Up until this very morning, the preparation for an IEP involved many different emotions. I usually was angry, defiant, disappointed, unhappy and a host of other negative emotions. Already this year, my daughter is struggling with her new school. Sixth grade is stressful for many kids as a rule, as the beginning of middle school is filled with change and all manner of new things. For a child with Autism, this can be very overwhelming. She is already struggling and I was ready for the meeting to start today with a strained tone. I was pleasantly surprised.
For those unfamiliar with the IEP (the Individualized Education Program), it is a comprehensive document that follows your child throughout their education, as long as it is needed. It is not required for every child, but in my children’s case, it was needed and quite extensively. For my daughter, the past several years’ IEP meetings were like being in a war room, with hard battle lines drawn and a person overseeing the IEP who made mistakes so profound that I had to go over her head and have her reprimanded for her mistakes. Talk about AWKWARD TENSION.
Today, the new IEP chair reminded me that he was there for two of those IEPs and he suggested that I “never lose the fire of my advocacy for my daughter” and I literally was stunned into silence. He said that he totally gets where I’m coming from and they presented me with a well thought out list of goals and adaptations they would like to try and an approach that wiped out the old IEP and introduced fresh, constructive ideas designed to help her succeed. Gone was the rigidity of the old IEP torture sessions and I felt like I was involved with an actual TEAM, which is the whole purpose of the IEP in the first place.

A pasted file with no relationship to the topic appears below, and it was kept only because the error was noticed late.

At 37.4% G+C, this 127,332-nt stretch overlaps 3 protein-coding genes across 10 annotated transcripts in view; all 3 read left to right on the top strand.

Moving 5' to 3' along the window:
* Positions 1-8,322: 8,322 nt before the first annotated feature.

I was finally able to relax when I heard about the plans they have for my daughter and the innovative ways they are willing to help her and the flexibility they are willing to put into helping her succeed. They listened to my input and we were able to end on a note that left me feeling happy and hopeful for her improvement. Also gone were the months-long delays that lead to a catastrophic lack of follow up and plummeting grades and self-esteem (not to mention my endless anxiety and stress due to the incompetence).
My son graduated from high school this year and it was only due to my pervasive tenacity to keep fighting for his rights. In his case, having him pulled from public school and put into a school that specialized in children with Autism was the right path for him. For my daughter, the work is starting to fall into place to undue the damage her elementary school did and I see hope now instead of despair and hopelessness that she will ever receive a good education.
To those of you out there struggling, I feel your pain. I’ve been there. I may still be there from time to time, but for a brief moment today, I was HAPPY in an IEP. Never give up advocating for your child. It’s always worth it.